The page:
This is where the Walt Disney Company has been working its magic since 1923. Relocated from its original studio at Silver Lake, the Burbank studio was established after the monumental success of the 1937 film Snow White and the Seven Dwarfs. The international headquarters of this iconic company, this state-of-the-art facility offers its services in the fields of film production, music publishing, stage production, distribution, and marketing. The site spans over 51 acres (21 hectares) and features notable structures like the Michael D. Eisner Building, Disney Legends Plaza, and the Frank G. Wells Building, among others. There is also a provision at the Main Theater to showcase first-run Disney movies for special guests. A colossal landmark on 500 South Buena Vista Street, the studio is unfortunately not open to the public, but hoists gigantic head constructions of Mickey Mouse and the Seven Dwarves over its steep red-bricked walls for passers-by to savor.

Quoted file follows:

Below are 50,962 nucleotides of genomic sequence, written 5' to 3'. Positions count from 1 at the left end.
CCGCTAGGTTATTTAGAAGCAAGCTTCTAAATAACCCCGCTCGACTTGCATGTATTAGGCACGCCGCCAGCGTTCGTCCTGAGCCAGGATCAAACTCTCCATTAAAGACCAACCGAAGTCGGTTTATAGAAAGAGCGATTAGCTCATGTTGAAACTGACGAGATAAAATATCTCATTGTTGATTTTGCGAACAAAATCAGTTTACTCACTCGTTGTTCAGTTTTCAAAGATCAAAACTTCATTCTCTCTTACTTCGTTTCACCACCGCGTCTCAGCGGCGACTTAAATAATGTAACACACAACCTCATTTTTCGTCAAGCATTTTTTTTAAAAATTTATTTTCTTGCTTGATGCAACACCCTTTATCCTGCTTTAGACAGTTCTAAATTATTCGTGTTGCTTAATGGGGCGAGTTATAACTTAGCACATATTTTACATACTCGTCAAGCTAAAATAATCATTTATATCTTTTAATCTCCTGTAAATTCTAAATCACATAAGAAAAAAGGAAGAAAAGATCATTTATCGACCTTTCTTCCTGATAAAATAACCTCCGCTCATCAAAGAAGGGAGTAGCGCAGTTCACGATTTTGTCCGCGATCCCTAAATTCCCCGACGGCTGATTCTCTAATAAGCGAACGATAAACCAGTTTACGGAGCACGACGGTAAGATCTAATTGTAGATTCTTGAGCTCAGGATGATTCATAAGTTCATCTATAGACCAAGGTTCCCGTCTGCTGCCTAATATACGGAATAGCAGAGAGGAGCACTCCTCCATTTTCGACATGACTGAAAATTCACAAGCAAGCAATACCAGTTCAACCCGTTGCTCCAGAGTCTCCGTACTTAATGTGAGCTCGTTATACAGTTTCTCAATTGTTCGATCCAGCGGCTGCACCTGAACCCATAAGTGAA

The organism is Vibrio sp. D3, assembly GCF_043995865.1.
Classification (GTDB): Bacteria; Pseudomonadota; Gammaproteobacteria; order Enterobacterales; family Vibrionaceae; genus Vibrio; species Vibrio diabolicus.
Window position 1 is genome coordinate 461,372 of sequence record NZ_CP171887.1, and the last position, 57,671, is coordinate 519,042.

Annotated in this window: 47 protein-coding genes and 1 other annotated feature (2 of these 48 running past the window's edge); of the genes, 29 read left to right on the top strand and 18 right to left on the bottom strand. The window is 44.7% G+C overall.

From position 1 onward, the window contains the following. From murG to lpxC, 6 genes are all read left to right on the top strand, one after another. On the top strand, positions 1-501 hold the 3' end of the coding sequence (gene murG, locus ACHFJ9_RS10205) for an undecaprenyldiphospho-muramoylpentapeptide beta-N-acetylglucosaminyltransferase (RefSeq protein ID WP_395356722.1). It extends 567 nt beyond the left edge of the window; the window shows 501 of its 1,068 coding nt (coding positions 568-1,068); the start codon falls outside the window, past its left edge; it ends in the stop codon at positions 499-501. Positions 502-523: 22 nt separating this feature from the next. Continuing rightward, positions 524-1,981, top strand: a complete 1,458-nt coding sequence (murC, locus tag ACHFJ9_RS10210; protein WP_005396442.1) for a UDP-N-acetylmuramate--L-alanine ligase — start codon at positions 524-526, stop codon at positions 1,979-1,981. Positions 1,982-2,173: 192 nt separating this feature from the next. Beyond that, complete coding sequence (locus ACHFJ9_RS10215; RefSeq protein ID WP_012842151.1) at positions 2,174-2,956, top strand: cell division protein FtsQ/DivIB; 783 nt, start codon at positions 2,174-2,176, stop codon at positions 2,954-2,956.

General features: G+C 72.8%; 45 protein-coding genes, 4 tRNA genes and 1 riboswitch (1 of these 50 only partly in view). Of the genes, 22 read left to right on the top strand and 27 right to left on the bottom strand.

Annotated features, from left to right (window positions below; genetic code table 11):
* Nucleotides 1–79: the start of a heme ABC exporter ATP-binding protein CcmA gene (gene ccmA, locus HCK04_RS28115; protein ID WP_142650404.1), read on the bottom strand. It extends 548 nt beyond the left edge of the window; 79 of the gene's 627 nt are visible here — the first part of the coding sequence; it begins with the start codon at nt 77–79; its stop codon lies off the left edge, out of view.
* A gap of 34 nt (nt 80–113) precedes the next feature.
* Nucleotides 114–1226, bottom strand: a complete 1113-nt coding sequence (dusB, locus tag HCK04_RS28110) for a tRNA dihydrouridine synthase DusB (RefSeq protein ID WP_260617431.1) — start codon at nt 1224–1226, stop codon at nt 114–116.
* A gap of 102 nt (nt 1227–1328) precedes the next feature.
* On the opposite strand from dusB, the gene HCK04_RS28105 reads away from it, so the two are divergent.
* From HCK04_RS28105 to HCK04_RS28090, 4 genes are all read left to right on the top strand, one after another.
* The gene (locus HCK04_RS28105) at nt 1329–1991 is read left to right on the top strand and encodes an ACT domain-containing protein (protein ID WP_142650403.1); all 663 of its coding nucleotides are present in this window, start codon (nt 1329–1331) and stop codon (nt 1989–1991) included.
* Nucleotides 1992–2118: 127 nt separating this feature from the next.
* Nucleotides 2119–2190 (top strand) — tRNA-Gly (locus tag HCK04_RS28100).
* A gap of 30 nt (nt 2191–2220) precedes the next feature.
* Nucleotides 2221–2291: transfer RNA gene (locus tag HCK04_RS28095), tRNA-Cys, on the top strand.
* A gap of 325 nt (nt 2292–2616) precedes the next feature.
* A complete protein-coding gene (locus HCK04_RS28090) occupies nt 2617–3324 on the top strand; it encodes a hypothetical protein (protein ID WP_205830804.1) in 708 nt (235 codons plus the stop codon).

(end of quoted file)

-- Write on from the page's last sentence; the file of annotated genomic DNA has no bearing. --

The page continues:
One of the most noted places in the world, the Warner Brothers Studio has played home to some of the entertainment worlds most famous comedy and drama series. The studio has numerous sets for various scenes all of which have excellent facilities, props and sound and light systems. On location here are also craft and set shops where patrons can purchase memorabilia. There is a tour of the entire studio which takes guests on a journey into the entertainment world with guides who are well versed with the place.
This observatory, built in Art Deco style, was built in the early 1930s and is a highlight among landmarks in Southern California. See incredible light shows at the Oschin Planetarium, which puts to use the latest technology. Outside the observatory, you'll find sweeping views of the area that are breathtaking during the day and at night as well. Exhibits and planetarium shows will fascinate visitors. Some visitors might recognize the observatory as the site where the climax of Rebel Without a Cause was filmed. On clear nights take advantage of the free public telescopes to see the stars up close.